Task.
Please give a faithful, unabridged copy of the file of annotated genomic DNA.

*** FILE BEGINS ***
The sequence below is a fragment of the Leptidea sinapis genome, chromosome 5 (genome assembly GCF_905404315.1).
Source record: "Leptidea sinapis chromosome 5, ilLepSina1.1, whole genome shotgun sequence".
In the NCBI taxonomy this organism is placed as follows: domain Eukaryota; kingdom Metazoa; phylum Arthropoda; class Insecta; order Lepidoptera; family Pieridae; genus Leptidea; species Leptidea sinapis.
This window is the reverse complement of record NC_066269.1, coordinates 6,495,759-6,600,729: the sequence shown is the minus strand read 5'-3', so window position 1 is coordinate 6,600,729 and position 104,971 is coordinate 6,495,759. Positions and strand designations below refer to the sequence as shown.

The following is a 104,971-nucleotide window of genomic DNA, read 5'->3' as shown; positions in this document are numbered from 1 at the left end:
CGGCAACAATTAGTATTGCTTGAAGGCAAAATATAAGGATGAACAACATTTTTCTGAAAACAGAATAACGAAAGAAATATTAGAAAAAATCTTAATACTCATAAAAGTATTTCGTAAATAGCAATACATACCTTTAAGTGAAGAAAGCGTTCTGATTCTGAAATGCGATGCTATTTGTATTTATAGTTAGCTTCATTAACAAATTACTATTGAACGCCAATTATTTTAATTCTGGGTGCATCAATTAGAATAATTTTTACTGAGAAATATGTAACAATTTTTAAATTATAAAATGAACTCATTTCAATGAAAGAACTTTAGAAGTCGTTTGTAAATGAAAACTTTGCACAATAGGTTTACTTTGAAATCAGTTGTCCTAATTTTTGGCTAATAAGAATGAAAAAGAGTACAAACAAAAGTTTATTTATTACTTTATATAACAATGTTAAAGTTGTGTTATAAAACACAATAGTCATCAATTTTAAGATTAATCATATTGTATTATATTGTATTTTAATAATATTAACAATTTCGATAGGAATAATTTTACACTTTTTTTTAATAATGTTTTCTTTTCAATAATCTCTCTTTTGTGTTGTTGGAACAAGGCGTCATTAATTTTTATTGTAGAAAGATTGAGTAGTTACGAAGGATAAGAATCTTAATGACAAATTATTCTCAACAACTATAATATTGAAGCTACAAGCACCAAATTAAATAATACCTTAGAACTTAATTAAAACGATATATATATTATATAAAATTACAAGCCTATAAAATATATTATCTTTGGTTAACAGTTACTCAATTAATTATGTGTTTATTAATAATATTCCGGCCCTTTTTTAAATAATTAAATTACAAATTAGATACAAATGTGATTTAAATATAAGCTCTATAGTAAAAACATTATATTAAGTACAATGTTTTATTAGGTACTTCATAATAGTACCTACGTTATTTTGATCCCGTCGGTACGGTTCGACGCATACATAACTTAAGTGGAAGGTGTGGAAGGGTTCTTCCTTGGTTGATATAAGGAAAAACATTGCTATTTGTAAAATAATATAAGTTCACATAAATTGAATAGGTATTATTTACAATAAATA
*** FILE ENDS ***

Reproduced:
The sequence below is a fragment of the Leptidea sinapis genome, chromosome 5 (genome assembly GCF_905404315.1).
Source record: "Leptidea sinapis chromosome 5, ilLepSina1.1, whole genome shotgun sequence".
In the NCBI taxonomy this organism is placed as follows: domain Eukaryota; kingdom Metazoa; phylum Arthropoda; class Insecta; order Lepidoptera; family Pieridae; genus Leptidea; species Leptidea sinapis.
This window is the reverse complement of record NC_066269.1, coordinates 6,495,759-6,600,729: the sequence shown is the minus strand read 5'-3', so window position 1 is coordinate 6,600,729 and position 104,971 is coordinate 6,495,759. Positions and strand designations below refer to the sequence as shown.

The following is a 104,971-nucleotide window of genomic DNA, read 5'->3' as shown; positions in this document are numbered from 1 at the left end:
CGGCAACAATTAGTATTGCTTGAAGGCAAAATATAAGGATGAACAACATTTTTCTGAAAACAGAATAACGAAAGAAATATTAGAAAAAATCTTAATACTCATAAAAGTATTTCGTAAATAGCAATACATACCTTTAAGTGAAGAAAGCGTTCTGATTCTGAAATGCGATGCTATTTGTATTTATAGTTAGCTTCATTAACAAATTACTATTGAACGCCAATTATTTTAATTCTGGGTGCATCAATTAGAATAATTTTTACTGAGAAATATGTAACAATTTTTAAATTATAAAATGAACTCATTTCAATGAAAGAACTTTAGAAGTCGTTTGTAAATGAAAACTTTGCACAATAGGTTTACTTTGAAATCAGTTGTCCTAATTTTTGGCTAATAAGAATGAAAAAGAGTACAAACAAAAGTTTATTTATTACTTTATATAACAATGTTAAAGTTGTGTTATAAAACACAATAGTCATCAATTTTAAGATTAATCATATTGTATTATATTGTATTTTAATAATATTAACAATTTCGATAGGAATAATTTTACACTTTTTTTTAATAATGTTTTCTTTTCAATAATCTCTCTTTTGTGTTGTTGGAACAAGGCGTCATTAATTTTTATTGTAGAAAGATTGAGTAGTTACGAAGGATAAGAATCTTAATGACAAATTATTCTCAACAACTATAATATTGAAGCTACAAGCACCAAATTAAATAATACCTTAGAACTTAATTAAAACGATATATATATTATATAAAATTACAAGCCTATAAAATATATTATCTTTGGTTAACAGTTACTCAATTAATTATGTGTTTATTAATAATATTCCGGCCCTTTTTTAAATAATTAAATTACAAATTAGATACAAATGTGATTTAAATATAAGCTCTATAGTAAAAACATTATATTAAGTACAATGTTTTATTAGGTACTTCATAATAGTACCTACGTTATTTTGATCCCGTCGGTACGGTTCGACGCATACATAACTTAAGTGGAAGGTGTGGAAGGGTTCTTCCTTGGTTGATATAAGGAAAAACATTGCTATTTGTAAAATAATATAAGTTCACATAAATTGAATAGGTATTATTTACAATAAATA